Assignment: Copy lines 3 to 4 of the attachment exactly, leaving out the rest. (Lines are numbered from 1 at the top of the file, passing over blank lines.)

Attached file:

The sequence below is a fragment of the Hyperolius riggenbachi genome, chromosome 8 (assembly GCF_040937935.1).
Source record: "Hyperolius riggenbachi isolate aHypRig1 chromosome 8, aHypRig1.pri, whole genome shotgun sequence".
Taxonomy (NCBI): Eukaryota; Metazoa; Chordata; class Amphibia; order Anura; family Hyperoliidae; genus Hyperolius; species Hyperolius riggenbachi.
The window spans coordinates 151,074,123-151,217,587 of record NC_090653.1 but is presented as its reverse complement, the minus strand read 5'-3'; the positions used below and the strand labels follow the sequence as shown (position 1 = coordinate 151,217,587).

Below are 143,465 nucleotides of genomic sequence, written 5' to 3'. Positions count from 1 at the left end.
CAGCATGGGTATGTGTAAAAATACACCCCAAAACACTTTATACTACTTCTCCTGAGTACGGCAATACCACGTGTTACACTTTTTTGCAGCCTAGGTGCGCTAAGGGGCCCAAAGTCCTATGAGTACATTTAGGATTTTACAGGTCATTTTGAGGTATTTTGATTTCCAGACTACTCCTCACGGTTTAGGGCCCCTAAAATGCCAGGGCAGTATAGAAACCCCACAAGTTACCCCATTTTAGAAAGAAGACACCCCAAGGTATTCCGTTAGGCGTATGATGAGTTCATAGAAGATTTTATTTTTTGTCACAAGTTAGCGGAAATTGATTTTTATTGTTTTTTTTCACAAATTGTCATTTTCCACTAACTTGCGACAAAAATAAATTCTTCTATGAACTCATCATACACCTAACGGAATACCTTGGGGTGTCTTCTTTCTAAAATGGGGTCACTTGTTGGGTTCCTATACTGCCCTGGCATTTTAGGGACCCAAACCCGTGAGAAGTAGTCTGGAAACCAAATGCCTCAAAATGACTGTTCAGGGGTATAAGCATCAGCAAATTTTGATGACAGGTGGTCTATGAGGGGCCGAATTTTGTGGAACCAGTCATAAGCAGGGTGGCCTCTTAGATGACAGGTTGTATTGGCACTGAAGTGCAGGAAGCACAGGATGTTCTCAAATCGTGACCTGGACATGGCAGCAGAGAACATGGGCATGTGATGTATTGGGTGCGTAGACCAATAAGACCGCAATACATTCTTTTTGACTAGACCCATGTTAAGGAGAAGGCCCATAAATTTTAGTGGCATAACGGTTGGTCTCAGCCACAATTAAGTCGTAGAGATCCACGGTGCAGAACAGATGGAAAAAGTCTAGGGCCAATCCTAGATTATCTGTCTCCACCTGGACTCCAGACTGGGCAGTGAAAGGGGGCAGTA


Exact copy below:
Taxonomy (NCBI): Eukaryota; Metazoa; Chordata; class Amphibia; order Anura; family Hyperoliidae; genus Hyperolius; species Hyperolius riggenbachi.
The window spans coordinates 151,074,123-151,217,587 of record NC_090653.1 but is presented as its reverse complement, the minus strand read 5'-3'; the positions used below and the strand labels follow the sequence as shown (position 1 = coordinate 151,217,587).